Act I
Act II
Act IV
Act V
Enter in state, Cymbeline, Queen, Cloten, and Lords at

one door, and at another, Caius Lucius and Attendants


Now say, what would Augustus Caesar with us?


When Julius Caesar – whose remembrance yet
remembrance (n.) 1 memory, bringing to mind, recollection See Topics: Frequency count

Lives in men's eyes, and will to ears and tongues

Be theme and hearing ever – was in this Britain
hearing (n.) news, report, spectacle

And conquered it, Cassibelan, thine uncle –

Famous in Caesar's praises, no whit less

Than in his feats deserving it – for him,

And his succession, granted Rome a tribute,
succession (n.) 4 successors, heirs

Yearly three thousand pounds; which – by thee – lately

Is left untendered.
marvel (n.) astonishment, amazement, surprise
untendered (adj.) unpaid, not offered, outstanding


                         And, to kill the marvel,

Shall be so ever.


There be many Caesars ere such another Julius:

Britain's a world by itself, and we will nothing pay

for wearing our own noses.


That opportunity,

Which then they had to take from's, to resume

We have again. Remember, sir, my liege,

The kings your ancestors, together with

The natural bravery of your isle, which stands
bravery (n.) 5 defiant character, threatening appearance

As Neptune's park, ribbed and paled in
pale in (v.) fence in, hem in, enclose
rib (v.) enclose [as if with ribs]

With rocks unscaleable and roaring waters,

With sands that will not bear your enemies' boats,

But suck them up to th' topmast. A kind of conquest

Caesar made here, but made not here his brag

Of ‘ Came, and saw, and, overcame:’ with shame –

The first that ever touched him – he was carried

From off our coast, twice beaten: and his shipping –

Poor ignorant baubles! – on our terrible seas,
bauble (n.) 1 toy, plaything

Like egg-shells moved upon their surges, cracked

As easily 'gainst our rocks. For joy whereof

The famed Cassibelan, who was once at point –
point, at / at a in readiness, prepared, armed

O giglot fortune! – to master Caesar's sword,
giglot (adj.) whore-like, fickle, giddy

Made Lud's town with rejoicing-fires bright,

And Britons strut with courage.


Come, there's no more tribute to be paid: our kingdom

is stronger than it was at that time: and – as I

said – there is no moe such Caesars, other of them may
mo, moe (adj.) more [in number]

have crooked noses, but to owe such straight arms,
owe (v.) 1 own, possess, have See Topics: Frequency count
straight (adj.) strong, muscular, strapping



Son, let your mother end.


We have yet many among us can gripe as hard as
gripe (n.) 1 grip, hold, grasp

Cassibelan: I do not say I am one: but I have a hand.

Why tribute? Why should we pay tribute? If Caesar

can hide the sun from us with a blanket, or put the

moon in his pocket, we will pay him tribute for light:

else, sir, no more tribute, pray you now.


You must know,

Till the injurious Romans did extort
injurious (adj.) 1 causing injury, harmful, offending, unjust

This tribute from us, we were free. Caesar's ambition,

Which swelled so much that it did almost stretch

The sides o'th' world, against all colour here
colour (n.) 1 pretext, pretence
colour (n.) 2 good ground, convincing reason, excuse
side (n.) frame, compass, limit

Did put the yoke upon's; which to shake off

Becomes a warlike people, whom we reckon
become (v.) 1 be fitting, befit, be appropriate to See Topics: Frequency count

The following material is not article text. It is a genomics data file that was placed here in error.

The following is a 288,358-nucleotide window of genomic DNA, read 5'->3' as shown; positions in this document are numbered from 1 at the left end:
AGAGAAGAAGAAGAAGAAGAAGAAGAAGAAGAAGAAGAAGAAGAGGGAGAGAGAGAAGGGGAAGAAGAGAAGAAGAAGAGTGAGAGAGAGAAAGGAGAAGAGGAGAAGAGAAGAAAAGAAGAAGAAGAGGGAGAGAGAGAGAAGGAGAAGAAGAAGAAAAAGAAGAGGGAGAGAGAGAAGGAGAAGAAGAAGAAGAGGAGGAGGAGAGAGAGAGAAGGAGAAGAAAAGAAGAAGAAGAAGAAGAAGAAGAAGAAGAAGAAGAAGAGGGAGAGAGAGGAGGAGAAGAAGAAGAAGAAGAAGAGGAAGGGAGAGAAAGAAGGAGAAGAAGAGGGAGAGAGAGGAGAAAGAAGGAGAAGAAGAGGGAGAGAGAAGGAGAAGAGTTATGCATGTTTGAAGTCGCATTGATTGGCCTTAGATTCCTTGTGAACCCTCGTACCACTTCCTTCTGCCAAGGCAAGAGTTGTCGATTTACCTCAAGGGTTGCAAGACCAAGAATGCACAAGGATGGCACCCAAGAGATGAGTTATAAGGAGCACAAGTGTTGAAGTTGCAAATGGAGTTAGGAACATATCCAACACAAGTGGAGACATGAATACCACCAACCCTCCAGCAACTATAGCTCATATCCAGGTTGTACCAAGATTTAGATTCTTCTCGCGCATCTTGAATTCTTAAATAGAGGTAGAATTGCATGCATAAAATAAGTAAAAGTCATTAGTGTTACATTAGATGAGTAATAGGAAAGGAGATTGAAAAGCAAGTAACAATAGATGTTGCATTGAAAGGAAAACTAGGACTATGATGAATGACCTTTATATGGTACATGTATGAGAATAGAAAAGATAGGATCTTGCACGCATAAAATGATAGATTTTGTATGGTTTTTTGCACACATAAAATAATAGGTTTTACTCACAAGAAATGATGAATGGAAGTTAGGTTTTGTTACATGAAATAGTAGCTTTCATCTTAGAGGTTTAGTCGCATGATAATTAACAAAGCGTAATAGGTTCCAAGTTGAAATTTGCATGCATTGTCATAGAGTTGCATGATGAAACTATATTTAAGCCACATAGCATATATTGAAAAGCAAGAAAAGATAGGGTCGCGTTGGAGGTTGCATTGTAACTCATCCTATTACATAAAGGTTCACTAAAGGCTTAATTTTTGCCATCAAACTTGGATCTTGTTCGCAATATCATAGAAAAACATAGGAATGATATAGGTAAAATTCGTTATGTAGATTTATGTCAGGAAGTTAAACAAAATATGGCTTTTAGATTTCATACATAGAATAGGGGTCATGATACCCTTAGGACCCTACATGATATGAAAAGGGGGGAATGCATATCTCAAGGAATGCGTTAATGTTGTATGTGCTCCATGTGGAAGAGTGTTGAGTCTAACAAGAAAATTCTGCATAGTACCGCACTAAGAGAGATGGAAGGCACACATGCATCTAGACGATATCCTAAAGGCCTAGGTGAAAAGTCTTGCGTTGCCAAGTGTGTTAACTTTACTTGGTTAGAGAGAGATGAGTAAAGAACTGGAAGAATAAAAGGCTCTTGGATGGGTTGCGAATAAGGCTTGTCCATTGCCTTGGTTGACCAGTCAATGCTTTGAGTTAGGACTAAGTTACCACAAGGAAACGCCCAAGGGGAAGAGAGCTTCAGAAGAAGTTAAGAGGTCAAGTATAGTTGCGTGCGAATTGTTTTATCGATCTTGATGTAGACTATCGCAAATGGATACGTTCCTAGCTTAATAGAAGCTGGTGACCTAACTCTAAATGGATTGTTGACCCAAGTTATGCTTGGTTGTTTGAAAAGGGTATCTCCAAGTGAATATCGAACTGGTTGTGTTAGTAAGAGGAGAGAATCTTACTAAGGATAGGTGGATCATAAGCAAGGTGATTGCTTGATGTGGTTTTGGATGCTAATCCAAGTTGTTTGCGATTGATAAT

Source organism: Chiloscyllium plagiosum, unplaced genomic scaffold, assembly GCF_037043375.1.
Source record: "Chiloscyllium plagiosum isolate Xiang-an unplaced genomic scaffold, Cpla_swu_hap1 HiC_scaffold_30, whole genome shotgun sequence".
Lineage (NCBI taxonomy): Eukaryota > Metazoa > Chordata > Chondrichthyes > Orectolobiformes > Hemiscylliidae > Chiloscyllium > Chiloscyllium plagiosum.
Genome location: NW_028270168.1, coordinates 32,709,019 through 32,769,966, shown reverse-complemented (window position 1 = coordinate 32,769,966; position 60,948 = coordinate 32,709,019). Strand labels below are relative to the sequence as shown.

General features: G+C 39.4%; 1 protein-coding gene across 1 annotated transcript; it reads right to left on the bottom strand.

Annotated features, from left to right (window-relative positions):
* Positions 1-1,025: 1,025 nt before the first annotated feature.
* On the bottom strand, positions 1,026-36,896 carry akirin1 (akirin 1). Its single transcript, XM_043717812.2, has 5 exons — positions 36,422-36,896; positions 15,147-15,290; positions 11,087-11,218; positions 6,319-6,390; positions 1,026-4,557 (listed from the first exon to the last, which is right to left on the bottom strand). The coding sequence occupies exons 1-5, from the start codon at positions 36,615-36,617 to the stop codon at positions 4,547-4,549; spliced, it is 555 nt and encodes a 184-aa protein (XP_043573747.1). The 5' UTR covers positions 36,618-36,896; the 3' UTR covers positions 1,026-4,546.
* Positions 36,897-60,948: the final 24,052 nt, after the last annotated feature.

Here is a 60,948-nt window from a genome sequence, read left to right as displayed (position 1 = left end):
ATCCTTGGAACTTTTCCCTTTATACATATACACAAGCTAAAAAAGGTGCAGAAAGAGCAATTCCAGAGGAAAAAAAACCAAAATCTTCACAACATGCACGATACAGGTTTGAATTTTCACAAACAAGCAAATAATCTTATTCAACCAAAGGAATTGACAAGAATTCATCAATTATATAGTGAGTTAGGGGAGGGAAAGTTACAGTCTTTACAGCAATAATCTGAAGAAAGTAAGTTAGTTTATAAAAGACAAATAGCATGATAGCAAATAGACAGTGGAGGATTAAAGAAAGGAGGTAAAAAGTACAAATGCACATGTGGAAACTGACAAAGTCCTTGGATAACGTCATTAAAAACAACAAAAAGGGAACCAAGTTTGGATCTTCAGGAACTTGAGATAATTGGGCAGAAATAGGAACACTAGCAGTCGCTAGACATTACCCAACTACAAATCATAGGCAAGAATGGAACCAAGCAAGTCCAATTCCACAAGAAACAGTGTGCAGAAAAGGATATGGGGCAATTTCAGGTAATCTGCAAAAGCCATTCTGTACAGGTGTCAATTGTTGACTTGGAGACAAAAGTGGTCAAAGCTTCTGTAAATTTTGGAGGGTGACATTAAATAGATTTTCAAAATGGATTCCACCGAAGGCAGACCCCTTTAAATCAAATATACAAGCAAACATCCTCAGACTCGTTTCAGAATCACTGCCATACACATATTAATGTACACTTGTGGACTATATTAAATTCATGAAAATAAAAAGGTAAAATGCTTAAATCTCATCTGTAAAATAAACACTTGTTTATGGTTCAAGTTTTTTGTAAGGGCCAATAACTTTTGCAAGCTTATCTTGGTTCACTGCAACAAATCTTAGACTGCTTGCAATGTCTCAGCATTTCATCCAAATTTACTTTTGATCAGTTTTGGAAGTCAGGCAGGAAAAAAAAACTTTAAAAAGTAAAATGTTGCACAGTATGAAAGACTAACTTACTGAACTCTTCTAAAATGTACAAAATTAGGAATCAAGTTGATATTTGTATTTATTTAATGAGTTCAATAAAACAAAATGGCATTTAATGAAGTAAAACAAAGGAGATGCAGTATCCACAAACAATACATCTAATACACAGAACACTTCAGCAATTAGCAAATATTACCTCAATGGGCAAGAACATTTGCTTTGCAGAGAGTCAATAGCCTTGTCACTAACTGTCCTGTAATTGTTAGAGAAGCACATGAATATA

Ourselves to be.


                         We do.


                                                         Say then to Caesar,

Our ancestor was that Mulmutius which

Ordained our laws, whose use the sword of Caesar

Hath too much mangled; whose repair, and franchise,
franchise (n.) 2 free exercise, freedom to implement
repair (n.) 1 restoration, renewal, recovery

Shall – by the power we hold – be our good deed,
power (n.) 4 force, strength, might

Though Rome be therefore angry. Mulmutius made our laws,

Who was the first of Britain which did put

His brows within a golden crown, and called
brow (n.) 4 forehead [often plural, referring to the two prominences of the forehead]

Himself a king.


                         I am sorry, Cymbeline,

That I am to pronounce Augustus Caesar –

Caesar, that hath moe kings his servants than

Thyself domestic officers – thine enemy:

Receive it from me, then. War and confusion
confusion (n.) 1 destruction, overthrow, ruin

In Caesar's name pronounce I 'gainst thee: look

For fury, not to be resisted. Thus defied,

I thank thee for myself.


                         Thou art welcome, Caius.

Thy Caesar knighted me; my youth I spent

Much under him; of him I gathered honour,

Which he to seek of me again, perforce,
perforce (adv.) 2 of necessity, with no choice in the matter See Topics: Frequency count

Behoves me keep at utterance. I am perfect
perfect (adj.) 2 certain, definite, positive
utterance, at to the uttermost, to the very last, at any cost

That the Pannonians and Dalmatians for

Their liberties are now in arms: a precedent

Which not to read would show the Britons cold:
cold (adj.) 7 hopeless, apathetic, miserable
read (v.) 1 interpret, discern, make something of

So Caesar shall not find them.
proof (n.) 6 result, outcome, upshot


                         Let proof speak.


His majesty bids you welcome. Make pastime with

us a day or two, or longer: if you seek us afterwards

in other terms, you shall find us in our salt-water

girdle: if you beat us out of it, it is yours: if you fall in

the adventure, our crows shall fare the better for you:
adventure (n.) 1 venture, enterprise, issue, hazard
fare (v.) 1 get on, manage, do, cope See Topics: Frequency count

and there's an end.


So, sir.


I know your master's pleasure, and he mine:

All the remain is ‘ Welcome.’
remain (n.) remainder, rest


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